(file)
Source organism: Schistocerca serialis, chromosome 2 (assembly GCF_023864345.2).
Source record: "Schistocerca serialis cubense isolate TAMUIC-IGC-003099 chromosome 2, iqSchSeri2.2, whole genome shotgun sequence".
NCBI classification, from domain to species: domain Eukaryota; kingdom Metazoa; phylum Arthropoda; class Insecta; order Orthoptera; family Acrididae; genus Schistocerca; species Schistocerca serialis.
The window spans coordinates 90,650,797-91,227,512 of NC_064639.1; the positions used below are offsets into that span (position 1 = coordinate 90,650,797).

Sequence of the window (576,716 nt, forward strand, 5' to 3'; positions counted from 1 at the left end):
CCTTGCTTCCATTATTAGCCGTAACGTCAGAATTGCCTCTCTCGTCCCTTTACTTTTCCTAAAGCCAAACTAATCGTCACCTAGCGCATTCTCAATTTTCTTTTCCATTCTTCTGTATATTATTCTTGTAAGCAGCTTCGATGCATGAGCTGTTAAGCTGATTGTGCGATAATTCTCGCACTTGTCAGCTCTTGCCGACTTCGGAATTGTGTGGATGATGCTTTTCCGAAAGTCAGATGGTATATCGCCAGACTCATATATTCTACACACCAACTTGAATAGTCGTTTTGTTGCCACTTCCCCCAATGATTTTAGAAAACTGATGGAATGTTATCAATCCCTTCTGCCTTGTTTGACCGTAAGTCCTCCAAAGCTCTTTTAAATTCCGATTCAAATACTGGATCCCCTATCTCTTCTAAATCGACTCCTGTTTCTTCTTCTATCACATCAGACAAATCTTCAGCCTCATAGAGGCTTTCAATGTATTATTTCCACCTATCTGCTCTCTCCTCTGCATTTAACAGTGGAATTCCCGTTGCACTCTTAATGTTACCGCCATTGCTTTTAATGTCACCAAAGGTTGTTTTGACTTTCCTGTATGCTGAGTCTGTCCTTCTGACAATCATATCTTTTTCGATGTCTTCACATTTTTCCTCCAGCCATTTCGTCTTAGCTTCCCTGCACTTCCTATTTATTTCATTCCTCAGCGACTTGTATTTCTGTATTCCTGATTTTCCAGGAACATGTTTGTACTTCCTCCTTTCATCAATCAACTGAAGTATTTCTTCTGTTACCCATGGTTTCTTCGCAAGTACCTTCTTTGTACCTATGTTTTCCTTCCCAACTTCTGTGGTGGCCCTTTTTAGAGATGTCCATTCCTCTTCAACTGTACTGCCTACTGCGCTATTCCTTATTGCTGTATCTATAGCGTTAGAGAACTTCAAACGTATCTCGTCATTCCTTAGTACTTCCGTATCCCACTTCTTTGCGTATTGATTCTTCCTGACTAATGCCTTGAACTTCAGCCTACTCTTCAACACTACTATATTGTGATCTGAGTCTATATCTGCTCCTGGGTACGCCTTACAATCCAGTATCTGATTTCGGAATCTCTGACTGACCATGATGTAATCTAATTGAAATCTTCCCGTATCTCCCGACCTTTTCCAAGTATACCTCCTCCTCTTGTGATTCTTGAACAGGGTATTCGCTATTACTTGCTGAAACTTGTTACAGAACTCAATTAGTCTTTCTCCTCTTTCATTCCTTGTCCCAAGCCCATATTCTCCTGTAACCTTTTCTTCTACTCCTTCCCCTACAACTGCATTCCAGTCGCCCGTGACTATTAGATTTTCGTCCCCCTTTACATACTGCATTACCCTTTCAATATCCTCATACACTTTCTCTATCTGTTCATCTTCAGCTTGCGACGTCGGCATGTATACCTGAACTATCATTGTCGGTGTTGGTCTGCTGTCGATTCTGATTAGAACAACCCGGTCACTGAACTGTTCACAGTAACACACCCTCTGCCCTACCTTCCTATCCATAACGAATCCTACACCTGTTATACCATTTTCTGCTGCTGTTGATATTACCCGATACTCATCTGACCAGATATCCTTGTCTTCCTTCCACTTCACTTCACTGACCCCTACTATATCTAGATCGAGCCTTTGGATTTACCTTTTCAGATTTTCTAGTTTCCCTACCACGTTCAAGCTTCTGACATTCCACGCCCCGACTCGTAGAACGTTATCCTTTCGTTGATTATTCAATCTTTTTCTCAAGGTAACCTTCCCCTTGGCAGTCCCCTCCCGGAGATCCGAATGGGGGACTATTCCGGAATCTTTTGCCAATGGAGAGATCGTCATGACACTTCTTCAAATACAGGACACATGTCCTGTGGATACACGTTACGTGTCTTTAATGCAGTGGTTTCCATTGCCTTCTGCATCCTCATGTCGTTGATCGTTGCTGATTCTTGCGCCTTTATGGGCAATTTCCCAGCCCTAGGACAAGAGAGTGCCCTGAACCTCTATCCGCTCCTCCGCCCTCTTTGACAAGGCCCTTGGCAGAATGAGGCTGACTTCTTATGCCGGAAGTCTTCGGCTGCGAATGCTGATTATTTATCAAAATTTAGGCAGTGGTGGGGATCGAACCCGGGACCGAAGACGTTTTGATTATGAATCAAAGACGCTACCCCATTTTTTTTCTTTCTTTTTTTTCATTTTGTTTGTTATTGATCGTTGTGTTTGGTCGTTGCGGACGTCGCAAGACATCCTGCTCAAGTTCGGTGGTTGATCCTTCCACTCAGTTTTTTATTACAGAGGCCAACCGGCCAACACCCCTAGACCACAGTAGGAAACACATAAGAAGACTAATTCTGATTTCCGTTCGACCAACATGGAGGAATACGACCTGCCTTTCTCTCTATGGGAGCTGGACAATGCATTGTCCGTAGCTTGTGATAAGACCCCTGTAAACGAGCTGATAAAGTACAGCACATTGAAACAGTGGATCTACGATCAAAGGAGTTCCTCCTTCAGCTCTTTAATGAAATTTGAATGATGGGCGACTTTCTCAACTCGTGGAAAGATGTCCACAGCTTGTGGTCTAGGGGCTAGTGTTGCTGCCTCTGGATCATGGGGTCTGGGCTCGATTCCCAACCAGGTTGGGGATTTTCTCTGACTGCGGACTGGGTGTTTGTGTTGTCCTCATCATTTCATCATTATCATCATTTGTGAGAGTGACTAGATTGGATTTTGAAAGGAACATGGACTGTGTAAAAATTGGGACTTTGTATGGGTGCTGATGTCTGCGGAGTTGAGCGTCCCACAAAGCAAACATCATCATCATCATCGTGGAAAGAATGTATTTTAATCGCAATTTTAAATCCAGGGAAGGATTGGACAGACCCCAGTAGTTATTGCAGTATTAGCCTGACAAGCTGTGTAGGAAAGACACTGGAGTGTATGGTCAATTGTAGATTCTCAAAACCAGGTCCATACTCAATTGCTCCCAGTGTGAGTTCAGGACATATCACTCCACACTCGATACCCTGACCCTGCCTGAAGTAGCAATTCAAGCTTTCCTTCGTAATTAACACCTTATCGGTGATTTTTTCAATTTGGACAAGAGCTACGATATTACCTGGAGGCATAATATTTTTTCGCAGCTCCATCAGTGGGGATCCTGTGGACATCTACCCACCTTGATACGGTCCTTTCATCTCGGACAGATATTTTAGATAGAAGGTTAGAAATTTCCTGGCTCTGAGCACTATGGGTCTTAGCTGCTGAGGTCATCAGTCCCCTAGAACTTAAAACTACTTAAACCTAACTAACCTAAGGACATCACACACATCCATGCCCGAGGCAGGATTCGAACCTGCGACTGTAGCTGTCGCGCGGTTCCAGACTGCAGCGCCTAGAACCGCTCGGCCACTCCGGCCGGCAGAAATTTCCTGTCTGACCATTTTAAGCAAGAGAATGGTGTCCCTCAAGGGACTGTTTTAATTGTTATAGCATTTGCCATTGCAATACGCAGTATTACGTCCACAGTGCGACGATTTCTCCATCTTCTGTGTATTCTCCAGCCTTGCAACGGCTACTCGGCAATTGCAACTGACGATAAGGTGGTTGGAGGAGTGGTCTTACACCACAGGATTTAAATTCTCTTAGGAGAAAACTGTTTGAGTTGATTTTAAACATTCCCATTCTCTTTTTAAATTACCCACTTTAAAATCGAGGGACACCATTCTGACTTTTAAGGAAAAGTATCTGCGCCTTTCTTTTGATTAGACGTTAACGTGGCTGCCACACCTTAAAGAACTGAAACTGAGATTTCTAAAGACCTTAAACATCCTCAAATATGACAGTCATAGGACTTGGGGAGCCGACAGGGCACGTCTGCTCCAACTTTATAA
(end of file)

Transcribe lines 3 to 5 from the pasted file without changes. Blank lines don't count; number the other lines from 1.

NCBI classification, from domain to species: domain Eukaryota; kingdom Metazoa; phylum Arthropoda; class Insecta; order Orthoptera; family Acrididae; genus Schistocerca; species Schistocerca serialis.
The window spans coordinates 90,650,797-91,227,512 of NC_064639.1; the positions used below are offsets into that span (position 1 = coordinate 90,650,797).

Sequence of the window (576,716 nt, forward strand, 5' to 3'; positions counted from 1 at the left end):